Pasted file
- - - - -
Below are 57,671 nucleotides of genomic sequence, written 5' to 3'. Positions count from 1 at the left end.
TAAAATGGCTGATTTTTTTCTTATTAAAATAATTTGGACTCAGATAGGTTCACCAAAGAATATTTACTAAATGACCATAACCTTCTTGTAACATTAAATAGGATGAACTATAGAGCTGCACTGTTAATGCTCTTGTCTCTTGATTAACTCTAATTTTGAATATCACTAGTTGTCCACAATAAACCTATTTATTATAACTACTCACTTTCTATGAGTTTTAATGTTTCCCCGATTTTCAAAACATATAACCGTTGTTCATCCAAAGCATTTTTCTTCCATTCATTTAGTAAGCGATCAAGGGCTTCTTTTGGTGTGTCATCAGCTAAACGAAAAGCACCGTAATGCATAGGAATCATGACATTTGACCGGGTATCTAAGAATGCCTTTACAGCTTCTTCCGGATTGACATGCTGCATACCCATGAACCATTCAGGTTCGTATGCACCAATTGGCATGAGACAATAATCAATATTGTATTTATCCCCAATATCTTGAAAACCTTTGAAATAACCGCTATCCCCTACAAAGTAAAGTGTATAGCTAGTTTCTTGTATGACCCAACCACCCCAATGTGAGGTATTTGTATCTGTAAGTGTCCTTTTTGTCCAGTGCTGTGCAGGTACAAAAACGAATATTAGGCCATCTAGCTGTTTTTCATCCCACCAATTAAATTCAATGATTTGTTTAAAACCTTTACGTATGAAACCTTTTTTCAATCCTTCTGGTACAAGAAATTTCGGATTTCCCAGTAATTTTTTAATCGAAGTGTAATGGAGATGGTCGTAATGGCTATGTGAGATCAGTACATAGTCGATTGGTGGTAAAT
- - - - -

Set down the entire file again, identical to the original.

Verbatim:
Below are 57,671 nucleotides of genomic sequence, written 5' to 3'. Positions count from 1 at the left end.
TAAAATGGCTGATTTTTTTCTTATTAAAATAATTTGGACTCAGATAGGTTCACCAAAGAATATTTACTAAATGACCATAACCTTCTTGTAACATTAAATAGGATGAACTATAGAGCTGCACTGTTAATGCTCTTGTCTCTTGATTAACTCTAATTTTGAATATCACTAGTTGTCCACAATAAACCTATTTATTATAACTACTCACTTTCTATGAGTTTTAATGTTTCCCCGATTTTCAAAACATATAACCGTTGTTCATCCAAAGCATTTTTCTTCCATTCATTTAGTAAGCGATCAAGGGCTTCTTTTGGTGTGTCATCAGCTAAACGAAAAGCACCGTAATGCATAGGAATCATGACATTTGACCGGGTATCTAAGAATGCCTTTACAGCTTCTTCCGGATTGACATGCTGCATACCCATGAACCATTCAGGTTCGTATGCACCAATTGGCATGAGACAATAATCAATATTGTATTTATCCCCAATATCTTGAAAACCTTTGAAATAACCGCTATCCCCTACAAAGTAAAGTGTATAGCTAGTTTCTTGTATGACCCAACCACCCCAATGTGAGGTATTTGTATCTGTAAGTGTCCTTTTTGTCCAGTGCTGTGCAGGTACAAAAACGAATATTAGGCCATCTAGCTGTTTTTCATCCCACCAATTAAATTCAATGATTTGTTTAAAACCTTTACGTATGAAACCTTTTTTCAATCCTTCTGGTACAAGAAATTTCGGATTTCCCAGTAATTTTTTAATCGAAGTGTAATGGAGATGGTCGTAATGGCTATGTGAGATCAGTACATAGTCGATTGGTGGTAAAT